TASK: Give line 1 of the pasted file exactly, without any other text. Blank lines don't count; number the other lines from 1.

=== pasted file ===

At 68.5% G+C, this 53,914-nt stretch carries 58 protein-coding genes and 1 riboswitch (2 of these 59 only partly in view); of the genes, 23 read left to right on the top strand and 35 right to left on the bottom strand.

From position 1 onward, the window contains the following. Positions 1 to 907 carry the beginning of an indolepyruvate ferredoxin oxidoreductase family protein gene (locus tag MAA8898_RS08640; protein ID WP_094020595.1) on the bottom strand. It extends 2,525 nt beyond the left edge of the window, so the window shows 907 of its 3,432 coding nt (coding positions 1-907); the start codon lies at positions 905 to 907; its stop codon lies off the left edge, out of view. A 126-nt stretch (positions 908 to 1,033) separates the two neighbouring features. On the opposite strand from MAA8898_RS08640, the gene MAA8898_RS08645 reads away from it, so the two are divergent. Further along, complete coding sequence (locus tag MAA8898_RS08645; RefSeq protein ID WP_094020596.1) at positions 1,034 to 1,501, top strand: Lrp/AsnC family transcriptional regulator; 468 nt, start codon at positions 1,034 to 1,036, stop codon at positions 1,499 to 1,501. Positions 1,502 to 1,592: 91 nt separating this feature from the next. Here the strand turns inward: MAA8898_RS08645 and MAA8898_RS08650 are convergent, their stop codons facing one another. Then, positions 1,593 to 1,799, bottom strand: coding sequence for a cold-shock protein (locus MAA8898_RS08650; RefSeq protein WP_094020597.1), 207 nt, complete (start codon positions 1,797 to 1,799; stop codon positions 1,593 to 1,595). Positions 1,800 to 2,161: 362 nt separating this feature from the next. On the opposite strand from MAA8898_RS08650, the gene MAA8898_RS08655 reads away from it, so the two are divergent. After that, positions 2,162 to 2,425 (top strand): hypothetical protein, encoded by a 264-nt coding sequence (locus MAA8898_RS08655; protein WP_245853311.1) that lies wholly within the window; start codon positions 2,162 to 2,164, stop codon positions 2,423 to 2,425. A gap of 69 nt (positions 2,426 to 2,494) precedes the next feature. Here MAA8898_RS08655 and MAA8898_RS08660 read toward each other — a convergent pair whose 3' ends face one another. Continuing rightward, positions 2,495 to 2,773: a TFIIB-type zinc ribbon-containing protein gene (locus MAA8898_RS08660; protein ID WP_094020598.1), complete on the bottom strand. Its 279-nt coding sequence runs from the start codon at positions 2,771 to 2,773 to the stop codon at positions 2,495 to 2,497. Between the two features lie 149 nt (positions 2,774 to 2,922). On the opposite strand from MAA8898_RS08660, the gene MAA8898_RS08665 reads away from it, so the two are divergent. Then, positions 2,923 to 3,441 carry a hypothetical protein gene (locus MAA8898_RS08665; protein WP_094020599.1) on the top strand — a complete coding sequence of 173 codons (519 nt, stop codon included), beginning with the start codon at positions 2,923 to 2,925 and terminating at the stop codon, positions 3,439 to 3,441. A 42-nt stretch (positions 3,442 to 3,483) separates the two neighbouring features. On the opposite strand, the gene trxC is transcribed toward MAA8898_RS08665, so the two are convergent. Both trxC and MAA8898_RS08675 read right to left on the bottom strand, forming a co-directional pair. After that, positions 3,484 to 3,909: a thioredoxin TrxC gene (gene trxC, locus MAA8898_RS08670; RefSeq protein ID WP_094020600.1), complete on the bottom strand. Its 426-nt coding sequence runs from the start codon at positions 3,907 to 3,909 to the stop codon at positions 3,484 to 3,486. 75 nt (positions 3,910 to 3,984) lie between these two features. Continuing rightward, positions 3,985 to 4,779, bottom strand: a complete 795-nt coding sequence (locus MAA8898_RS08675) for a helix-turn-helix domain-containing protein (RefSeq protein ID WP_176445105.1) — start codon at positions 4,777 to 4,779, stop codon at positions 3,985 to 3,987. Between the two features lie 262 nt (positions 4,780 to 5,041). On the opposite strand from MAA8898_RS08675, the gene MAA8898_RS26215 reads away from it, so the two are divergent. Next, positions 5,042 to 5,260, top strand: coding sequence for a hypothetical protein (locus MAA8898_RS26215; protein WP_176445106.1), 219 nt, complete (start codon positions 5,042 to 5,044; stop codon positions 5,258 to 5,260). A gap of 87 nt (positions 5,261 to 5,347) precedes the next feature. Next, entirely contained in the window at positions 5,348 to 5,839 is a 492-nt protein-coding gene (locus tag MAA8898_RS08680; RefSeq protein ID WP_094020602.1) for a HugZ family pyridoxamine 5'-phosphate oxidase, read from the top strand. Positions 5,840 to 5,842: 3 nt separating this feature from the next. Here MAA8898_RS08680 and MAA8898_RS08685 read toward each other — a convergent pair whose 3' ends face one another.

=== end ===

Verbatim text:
At 68.5% G+C, this 53,914-nt stretch carries 58 protein-coding genes and 1 riboswitch (2 of these 59 only partly in view); of the genes, 23 read left to right on the top strand and 35 right to left on the bottom strand.